Little things can make a big difference—including little words, or even parts of words. Theology is especially known for huge differences turning on fine distinctions. When the Council of Nicaea debated the relation between the Father and the Son, the difference between the orthodox formulation and the heretical one was a single letter, the Greek iota: homoouisios vs. homoiousios. (Thus the phrase “It doesn’t make one iota’s difference.”) Jesus Himself said that not one jot or tittle of the law would pass away before the consummation of all things. (Matthew 5:18) Our Lord affirms here that every part of the law of God has meaning, every “letter or part of a letter” (as an alternative translation would have it).
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We could say the same of the words of Scripture. While Catholics don’t subscribe to a divine dictation theory of biblical inspiration, and don’t hold that every element of diction and syntax in the Scriptures has a heavenly mandate, we do know it as the Living Word of God, and can find depth and profundity in even the smallest parts of speech.
My favorite example of this is in the story of Jesus and the rich young man. The wealthy youth asks Jesus what he must do to inherit eternal life. When Jesus replies that one must keep the commandments, the young man responds that he has always kept them. Then the text says, “Jesus, looking at him, loved him.” (Mark 10:21) Interestingly, though this same story is recounted in Luke and Matthew, neither of those gospels includes this phrase. What is its significance?
The Greek word here is emblepsas, which can mean “having looked upon” or “beheld.” It is used in a few other notable places: when John the Baptist first sees Jesus and declares him the Lamb of God (John 1:36), and when Jesus first sees Simon and renames him Peter (John 1:42). There’s a sense in all three passages in which a person looks at another and understands something more about them. John recognizes Jesus as the Messiah. Jesus sees the rich young man as one who truly seeks God, and identifies Peter as one who will assist Him in His ministry.
One priest I knew said that a better translation of emblepsas rather than “looked at” would be “looked into.” Think of how that changes the sense of the sentence: “Jesus looked into the young man and loved him,” or “John looked into Jesus and said, ‘Behold the Lamb of God.’” We get a better sense of this “seeing” as a gift of deeper knowledge from the God who is closer to us than we are to ourselves (as St. Augustine famously said in the Confessions). And all of that difference made by a change in one little word!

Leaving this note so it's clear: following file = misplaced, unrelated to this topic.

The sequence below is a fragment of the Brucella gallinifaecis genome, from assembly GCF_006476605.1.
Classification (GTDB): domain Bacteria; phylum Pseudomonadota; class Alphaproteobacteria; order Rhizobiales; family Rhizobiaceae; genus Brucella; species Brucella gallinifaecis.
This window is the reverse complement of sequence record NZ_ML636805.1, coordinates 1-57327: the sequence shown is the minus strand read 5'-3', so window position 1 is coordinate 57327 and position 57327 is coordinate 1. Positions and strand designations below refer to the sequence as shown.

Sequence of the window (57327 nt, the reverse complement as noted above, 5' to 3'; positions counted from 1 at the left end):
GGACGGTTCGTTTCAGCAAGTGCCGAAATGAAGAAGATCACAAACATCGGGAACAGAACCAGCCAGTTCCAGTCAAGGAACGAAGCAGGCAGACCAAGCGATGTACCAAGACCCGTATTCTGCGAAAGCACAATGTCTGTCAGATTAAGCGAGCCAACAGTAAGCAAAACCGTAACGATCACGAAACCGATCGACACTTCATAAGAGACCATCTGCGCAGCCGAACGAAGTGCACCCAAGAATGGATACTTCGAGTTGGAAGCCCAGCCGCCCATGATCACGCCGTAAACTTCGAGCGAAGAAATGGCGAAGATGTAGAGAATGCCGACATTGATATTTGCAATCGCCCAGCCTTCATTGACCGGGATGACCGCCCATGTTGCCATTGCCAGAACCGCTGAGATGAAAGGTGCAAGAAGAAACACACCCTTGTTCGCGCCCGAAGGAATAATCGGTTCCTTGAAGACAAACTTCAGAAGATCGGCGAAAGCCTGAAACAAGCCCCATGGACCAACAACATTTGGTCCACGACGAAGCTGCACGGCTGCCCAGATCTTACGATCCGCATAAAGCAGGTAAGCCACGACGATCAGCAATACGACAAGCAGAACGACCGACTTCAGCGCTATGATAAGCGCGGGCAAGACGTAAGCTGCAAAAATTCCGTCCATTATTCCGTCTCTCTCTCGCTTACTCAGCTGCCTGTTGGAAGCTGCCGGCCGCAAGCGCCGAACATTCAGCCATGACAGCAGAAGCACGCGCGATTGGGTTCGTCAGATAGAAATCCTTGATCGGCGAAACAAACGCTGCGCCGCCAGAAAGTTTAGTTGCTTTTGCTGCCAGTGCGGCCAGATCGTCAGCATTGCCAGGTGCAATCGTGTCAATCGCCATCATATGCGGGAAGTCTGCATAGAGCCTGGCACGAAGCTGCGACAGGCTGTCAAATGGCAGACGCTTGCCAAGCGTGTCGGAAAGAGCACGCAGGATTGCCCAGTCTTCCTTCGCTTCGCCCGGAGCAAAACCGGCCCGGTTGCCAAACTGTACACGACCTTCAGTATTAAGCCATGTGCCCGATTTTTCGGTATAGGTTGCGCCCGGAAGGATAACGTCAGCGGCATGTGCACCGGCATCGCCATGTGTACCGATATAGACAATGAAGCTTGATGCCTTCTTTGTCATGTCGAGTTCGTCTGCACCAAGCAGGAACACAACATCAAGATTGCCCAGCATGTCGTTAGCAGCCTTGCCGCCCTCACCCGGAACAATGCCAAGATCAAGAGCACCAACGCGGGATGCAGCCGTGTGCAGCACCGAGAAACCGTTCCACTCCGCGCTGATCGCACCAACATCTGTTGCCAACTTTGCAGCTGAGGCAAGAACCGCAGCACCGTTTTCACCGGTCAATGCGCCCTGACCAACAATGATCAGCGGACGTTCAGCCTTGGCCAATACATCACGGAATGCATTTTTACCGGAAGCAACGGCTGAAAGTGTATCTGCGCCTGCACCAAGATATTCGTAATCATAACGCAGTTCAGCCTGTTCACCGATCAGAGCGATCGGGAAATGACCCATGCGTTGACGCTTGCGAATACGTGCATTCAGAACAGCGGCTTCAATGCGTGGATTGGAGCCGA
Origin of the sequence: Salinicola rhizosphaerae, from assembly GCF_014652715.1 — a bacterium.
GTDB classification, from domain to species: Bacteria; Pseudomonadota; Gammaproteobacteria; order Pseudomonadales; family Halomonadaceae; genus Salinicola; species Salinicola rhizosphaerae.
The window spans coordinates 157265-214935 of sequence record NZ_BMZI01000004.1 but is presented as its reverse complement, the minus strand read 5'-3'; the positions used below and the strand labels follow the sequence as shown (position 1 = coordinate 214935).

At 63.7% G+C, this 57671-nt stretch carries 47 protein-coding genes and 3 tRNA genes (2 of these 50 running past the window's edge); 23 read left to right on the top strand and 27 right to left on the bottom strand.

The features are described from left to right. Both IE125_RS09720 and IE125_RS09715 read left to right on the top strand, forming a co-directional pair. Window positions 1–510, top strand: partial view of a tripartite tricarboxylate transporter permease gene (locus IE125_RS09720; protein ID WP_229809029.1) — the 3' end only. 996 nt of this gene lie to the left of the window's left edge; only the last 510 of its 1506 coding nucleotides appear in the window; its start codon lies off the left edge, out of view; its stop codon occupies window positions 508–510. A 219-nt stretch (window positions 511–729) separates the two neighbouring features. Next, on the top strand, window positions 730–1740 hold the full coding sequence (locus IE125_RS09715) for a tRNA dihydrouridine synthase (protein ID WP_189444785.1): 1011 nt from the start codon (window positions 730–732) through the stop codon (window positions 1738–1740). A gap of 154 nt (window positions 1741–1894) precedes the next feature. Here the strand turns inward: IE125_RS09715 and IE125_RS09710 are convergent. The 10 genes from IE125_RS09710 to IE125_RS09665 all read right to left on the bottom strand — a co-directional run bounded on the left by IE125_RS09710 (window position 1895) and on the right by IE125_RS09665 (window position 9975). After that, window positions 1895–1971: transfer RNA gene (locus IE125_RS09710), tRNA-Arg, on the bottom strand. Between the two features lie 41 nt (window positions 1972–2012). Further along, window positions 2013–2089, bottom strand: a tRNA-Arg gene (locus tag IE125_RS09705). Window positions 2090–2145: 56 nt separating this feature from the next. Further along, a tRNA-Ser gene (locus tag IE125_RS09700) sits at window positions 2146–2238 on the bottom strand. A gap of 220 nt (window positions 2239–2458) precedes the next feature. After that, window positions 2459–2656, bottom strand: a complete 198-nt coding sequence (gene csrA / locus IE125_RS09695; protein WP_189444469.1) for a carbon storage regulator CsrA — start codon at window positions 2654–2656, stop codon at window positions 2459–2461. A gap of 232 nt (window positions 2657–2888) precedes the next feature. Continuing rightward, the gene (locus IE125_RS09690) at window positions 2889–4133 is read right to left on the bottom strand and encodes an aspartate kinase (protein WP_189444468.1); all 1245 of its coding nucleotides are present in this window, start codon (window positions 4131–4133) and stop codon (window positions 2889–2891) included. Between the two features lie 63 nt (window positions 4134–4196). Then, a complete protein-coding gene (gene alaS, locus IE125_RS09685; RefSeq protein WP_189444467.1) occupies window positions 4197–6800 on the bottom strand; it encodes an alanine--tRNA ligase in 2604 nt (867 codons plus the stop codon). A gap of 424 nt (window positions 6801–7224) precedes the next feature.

Sometimes we can become so familiar with certain stories from the Gospels that, when they are read in Mass, we sort of tune them out, thinking, “Oh yeah, I know this one.” We can miss the little details, the bits and parts that might not have jumped out at us before but which have something to say to us that day. The Gospel has an enduring freshness to it as its enlivened by the Spirit of God. More than any other classic, there’s always something new to be gained from it, some kernel we have not yet gleaned.
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We may not all be able to dive into the intricacies of New Testament Greek (I certainly am no expert!). But one helpful practice can be to read different translations of Scripture than we’re used to. We hear the New American Bible in the Mass. Reading a different version can help to make the familiar suddenly seem unfamiliar, to read something again for the first time.
It’s good to find translations that are approved by the Church — some translations are better than others, and you don’t want to end up with a text that translates the greeting of the Archangel Gabriel to Mary as “Gee, you’re a lucky lady.” You want a translation that’s readable, but that doesn’t take too many liberties with the original text. The USCCB has a list of approved translations here. For myself, I’m partial to the translation done by Msgr. Ronald Knox. Other’s have recommended the Revised Standard Version-Catholic Edition, the Douay-Rheims (for that King James flavor), or the Jerusalem Bible. (Fun fact: the translation of the Book of Jonah in the Jerusalem Bible was done by J.R.R. Tolkien!) It can also be quite helpful to find a good commentary series to accompany your reading, or at the very least, a Bible with good footnotes. Ignatius Press has recently produced both: a well-footnoted RSV-CE translation, and a series of commentaries on individual books or groups of books of the Bible, many of them by Dr. Scott Hahn.
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